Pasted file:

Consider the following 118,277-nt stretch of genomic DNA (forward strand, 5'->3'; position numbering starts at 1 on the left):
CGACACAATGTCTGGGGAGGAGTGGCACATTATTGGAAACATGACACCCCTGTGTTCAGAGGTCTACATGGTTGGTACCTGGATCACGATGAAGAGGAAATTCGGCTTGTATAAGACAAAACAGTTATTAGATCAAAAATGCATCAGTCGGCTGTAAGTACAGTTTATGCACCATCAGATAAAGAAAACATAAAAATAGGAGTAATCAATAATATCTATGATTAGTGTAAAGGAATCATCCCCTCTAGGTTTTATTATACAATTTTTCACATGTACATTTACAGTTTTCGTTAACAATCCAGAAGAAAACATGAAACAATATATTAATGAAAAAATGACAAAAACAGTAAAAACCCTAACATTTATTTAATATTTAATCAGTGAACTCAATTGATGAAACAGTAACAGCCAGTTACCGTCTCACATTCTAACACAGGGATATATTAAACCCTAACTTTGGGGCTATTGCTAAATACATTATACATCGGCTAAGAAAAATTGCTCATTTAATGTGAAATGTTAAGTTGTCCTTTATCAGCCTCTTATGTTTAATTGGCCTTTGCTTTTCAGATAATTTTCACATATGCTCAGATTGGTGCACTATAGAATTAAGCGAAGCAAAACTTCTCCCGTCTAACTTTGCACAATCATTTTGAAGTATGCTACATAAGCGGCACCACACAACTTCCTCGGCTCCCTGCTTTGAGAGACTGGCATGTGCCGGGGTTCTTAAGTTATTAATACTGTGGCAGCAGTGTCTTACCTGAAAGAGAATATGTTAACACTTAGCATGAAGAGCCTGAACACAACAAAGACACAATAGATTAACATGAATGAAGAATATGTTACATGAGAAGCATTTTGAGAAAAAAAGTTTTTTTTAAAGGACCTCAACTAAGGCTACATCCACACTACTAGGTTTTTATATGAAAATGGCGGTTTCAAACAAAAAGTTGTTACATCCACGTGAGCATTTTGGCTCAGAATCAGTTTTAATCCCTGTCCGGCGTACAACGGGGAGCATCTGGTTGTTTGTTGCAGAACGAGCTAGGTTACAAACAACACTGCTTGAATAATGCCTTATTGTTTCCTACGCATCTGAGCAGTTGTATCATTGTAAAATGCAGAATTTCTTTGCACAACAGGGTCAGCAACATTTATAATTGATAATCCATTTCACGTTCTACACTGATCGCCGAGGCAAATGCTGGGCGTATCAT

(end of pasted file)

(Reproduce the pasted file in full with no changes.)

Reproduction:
Consider the following 118,277-nt stretch of genomic DNA (forward strand, 5'->3'; position numbering starts at 1 on the left):
CGACACAATGTCTGGGGAGGAGTGGCACATTATTGGAAACATGACACCCCTGTGTTCAGAGGTCTACATGGTTGGTACCTGGATCACGATGAAGAGGAAATTCGGCTTGTATAAGACAAAACAGTTATTAGATCAAAAATGCATCAGTCGGCTGTAAGTACAGTTTATGCACCATCAGATAAAGAAAACATAAAAATAGGAGTAATCAATAATATCTATGATTAGTGTAAAGGAATCATCCCCTCTAGGTTTTATTATACAATTTTTCACATGTACATTTACAGTTTTCGTTAACAATCCAGAAGAAAACATGAAACAATATATTAATGAAAAAATGACAAAAACAGTAAAAACCCTAACATTTATTTAATATTTAATCAGTGAACTCAATTGATGAAACAGTAACAGCCAGTTACCGTCTCACATTCTAACACAGGGATATATTAAACCCTAACTTTGGGGCTATTGCTAAATACATTATACATCGGCTAAGAAAAATTGCTCATTTAATGTGAAATGTTAAGTTGTCCTTTATCAGCCTCTTATGTTTAATTGGCCTTTGCTTTTCAGATAATTTTCACATATGCTCAGATTGGTGCACTATAGAATTAAGCGAAGCAAAACTTCTCCCGTCTAACTTTGCACAATCATTTTGAAGTATGCTACATAAGCGGCACCACACAACTTCCTCGGCTCCCTGCTTTGAGAGACTGGCATGTGCCGGGGTTCTTAAGTTATTAATACTGTGGCAGCAGTGTCTTACCTGAAAGAGAATATGTTAACACTTAGCATGAAGAGCCTGAACACAACAAAGACACAATAGATTAACATGAATGAAGAATATGTTACATGAGAAGCATTTTGAGAAAAAAAGTTTTTTTTAAAGGACCTCAACTAAGGCTACATCCACACTACTAGGTTTTTATATGAAAATGGCGGTTTCAAACAAAAAGTTGTTACATCCACGTGAGCATTTTGGCTCAGAATCAGTTTTAATCCCTGTCCGGCGTACAACGGGGAGCATCTGGTTGTTTGTTGCAGAACGAGCTAGGTTACAAACAACACTGCTTGAATAATGCCTTATTGTTTCCTACGCATCTGAGCAGTTGTATCATTGTAAAATGCAGAATTTCTTTGCACAACAGGGTCAGCAACATTTATAATTGATAATCCATTTCACGTTCTACACTGATCGCCGAGGCAAATGCTGGGCGTATCAT